KALTLBUT: What attracts you from the Berlin party scene?
Spyros: I experience the scene as both a party goer and as a photographer.
It’s a fact that there is nothing like Berlin when it comes to partying. A big part of city’s brand is built on nightlife — and rightfully so. The music is second to none, the clubs are super fun playgrounds, the vibe is anything goes, there are parties for the whole sexuality and gender spectrum. One can meet incredibly interesting people from all over the world (I know I have). Unlike other cities, where there is security personnel policing the space and dictating where to smoke or how many people one goes into the cubicle with, the rules in Berlin are less strict. That’s not to say that Berlin clubs are heaven on earth. They too are getting gentrified, raising their prices, realize that they are offering a highly coveted product and seem to cater to an all too-male demographic.
What is most appealing to me as a photographer is that the clubs and parties are essentially community spaces. It is the life and members of this community that I am trying to document with my work, seen from a personal, sometimes biased perspective (the bias referring to the fact I have my own personal relationships with the members of this community).
KALTLBUT: There is definitely a voyeuristic eye on your work. How do you manage to enter people’s intimacy?
Spyros: I don’t think that it’s so much that I am a voyeur (which I am to an extent) as the fact that my photos feed the viewers’ voyeuristic instincts. I am actually a part of the scenes I document, I participate in them — it just happens that I keep my camera with me and I capture what is happening. There is of course a high level of trust between me and the people I photograph during private times. A lot of the times I willingly avoid photographing the faces because to me that is besides the point; I am documenting an action, a situation, it’s not about the people doing it, like the photo of the 2 boys fucking in my book where you just see a couple of bodies grinding on each other on a bed.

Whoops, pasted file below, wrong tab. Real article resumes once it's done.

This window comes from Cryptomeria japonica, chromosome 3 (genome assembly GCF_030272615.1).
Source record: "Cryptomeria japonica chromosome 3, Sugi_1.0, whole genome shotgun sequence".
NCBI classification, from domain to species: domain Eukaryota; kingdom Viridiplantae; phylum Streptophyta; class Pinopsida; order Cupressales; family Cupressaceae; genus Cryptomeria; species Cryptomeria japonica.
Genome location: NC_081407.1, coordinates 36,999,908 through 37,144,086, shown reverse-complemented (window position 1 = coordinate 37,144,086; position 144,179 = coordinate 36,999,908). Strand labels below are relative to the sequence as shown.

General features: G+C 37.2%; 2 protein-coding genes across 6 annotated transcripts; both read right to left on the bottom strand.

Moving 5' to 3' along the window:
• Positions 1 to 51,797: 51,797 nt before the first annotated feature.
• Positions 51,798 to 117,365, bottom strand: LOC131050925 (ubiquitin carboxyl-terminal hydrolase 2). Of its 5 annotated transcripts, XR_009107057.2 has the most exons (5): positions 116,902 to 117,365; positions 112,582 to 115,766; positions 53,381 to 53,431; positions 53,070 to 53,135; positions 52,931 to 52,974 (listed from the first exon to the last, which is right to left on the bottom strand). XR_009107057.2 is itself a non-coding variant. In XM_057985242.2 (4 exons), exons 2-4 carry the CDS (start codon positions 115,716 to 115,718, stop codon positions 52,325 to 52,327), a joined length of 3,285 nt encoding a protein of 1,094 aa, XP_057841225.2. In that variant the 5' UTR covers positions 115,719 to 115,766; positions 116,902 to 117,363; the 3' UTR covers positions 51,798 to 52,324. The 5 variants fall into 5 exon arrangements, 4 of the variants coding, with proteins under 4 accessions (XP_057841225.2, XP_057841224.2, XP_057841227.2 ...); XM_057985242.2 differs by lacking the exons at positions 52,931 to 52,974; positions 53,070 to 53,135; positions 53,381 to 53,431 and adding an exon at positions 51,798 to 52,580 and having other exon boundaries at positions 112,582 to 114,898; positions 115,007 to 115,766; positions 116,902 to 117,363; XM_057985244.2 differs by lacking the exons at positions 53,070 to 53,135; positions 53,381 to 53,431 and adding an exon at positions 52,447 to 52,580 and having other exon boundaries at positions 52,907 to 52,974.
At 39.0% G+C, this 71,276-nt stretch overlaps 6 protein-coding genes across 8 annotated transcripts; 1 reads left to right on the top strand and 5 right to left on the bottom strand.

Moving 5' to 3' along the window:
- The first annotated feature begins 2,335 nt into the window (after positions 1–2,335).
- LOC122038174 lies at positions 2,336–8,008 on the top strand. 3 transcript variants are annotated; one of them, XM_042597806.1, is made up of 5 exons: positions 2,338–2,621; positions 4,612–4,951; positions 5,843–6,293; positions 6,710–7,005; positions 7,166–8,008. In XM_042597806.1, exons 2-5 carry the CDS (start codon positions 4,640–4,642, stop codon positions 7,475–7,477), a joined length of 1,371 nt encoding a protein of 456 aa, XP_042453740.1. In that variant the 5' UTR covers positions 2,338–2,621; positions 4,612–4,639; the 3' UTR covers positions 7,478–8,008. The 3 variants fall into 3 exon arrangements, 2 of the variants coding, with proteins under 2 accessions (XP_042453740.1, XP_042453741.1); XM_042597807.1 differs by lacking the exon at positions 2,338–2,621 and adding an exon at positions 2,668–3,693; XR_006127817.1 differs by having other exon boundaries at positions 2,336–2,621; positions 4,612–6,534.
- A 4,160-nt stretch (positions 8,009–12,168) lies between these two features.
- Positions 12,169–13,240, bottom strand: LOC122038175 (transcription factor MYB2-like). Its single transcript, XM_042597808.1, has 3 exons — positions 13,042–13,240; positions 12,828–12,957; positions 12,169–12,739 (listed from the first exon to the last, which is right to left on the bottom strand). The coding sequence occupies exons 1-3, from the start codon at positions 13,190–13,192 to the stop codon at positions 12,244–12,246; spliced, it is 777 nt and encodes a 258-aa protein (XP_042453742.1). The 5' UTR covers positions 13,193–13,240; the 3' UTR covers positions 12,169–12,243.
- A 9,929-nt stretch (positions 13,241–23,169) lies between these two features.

KALTLBUT: You come from Greece and live in Berlin now. You have also lived in San Francisco How will you describe each city’s influence on your work?
Spyros: I think that the places I have lived or still live in have shaped me as a person but not so much as a photographer. This is due to the fact that I have been producing work for the past couple years and not longer.
What influences me are my surroundings, the life that I live and the scenes that I am exposed to, the sociopolitical climate and the work of other artists, contemporary as well those that came before me. I document the queer scene in Berlin because these are my surroundings. I do this consciously, because we live at times where gay/queer visibility matters.